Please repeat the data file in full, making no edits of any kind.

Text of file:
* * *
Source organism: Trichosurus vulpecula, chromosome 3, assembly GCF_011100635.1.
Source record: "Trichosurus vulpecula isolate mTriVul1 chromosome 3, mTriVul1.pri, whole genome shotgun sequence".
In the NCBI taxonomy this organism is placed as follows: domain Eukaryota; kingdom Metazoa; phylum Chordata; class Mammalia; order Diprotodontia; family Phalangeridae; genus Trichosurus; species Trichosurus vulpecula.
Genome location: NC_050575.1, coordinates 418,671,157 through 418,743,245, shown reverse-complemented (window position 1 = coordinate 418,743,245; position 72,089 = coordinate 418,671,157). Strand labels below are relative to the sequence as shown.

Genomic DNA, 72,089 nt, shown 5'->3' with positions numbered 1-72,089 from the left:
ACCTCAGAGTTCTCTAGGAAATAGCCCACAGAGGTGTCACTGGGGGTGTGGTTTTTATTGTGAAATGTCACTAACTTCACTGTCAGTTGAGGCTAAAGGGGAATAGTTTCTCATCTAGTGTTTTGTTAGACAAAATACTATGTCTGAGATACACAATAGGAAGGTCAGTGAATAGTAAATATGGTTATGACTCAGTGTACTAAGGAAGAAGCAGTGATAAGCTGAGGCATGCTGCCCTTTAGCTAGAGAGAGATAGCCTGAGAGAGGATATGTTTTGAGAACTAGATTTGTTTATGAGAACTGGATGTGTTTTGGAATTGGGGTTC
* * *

Source organism: Trichosurus vulpecula, chromosome 3, assembly GCF_011100635.1.
Source record: "Trichosurus vulpecula isolate mTriVul1 chromosome 3, mTriVul1.pri, whole genome shotgun sequence".
In the NCBI taxonomy this organism is placed as follows: domain Eukaryota; kingdom Metazoa; phylum Chordata; class Mammalia; order Diprotodontia; family Phalangeridae; genus Trichosurus; species Trichosurus vulpecula.
Genome location: NC_050575.1, coordinates 418,671,157 through 418,743,245, shown reverse-complemented (window position 1 = coordinate 418,743,245; position 72,089 = coordinate 418,671,157). Strand labels below are relative to the sequence as shown.

Genomic DNA, 72,089 nt, shown 5'->3' with positions numbered 1-72,089 from the left:
ACCTCAGAGTTCTCTAGGAAATAGCCCACAGAGGTGTCACTGGGGGTGTGGTTTTTATTGTGAAATGTCACTAACTTCACTGTCAGTTGAGGCTAAAGGGGAATAGTTTCTCATCTAGTGTTTTGTTAGACAAAATACTATGTCTGAGATACACAATAGGAAGGTCAGTGAATAGTAAATATGGTTATGACTCAGTGTACTAAGGAAGAAGCAGTGATAAGCTGAGGCATGCTGCCCTTTAGCTAGAGAGAGATAGCCTGAGAGAGGATATGTTTTGAGAACTAGATTTGTTTATGAGAACTGGATGTGTTTTGGAATTGGGGTTC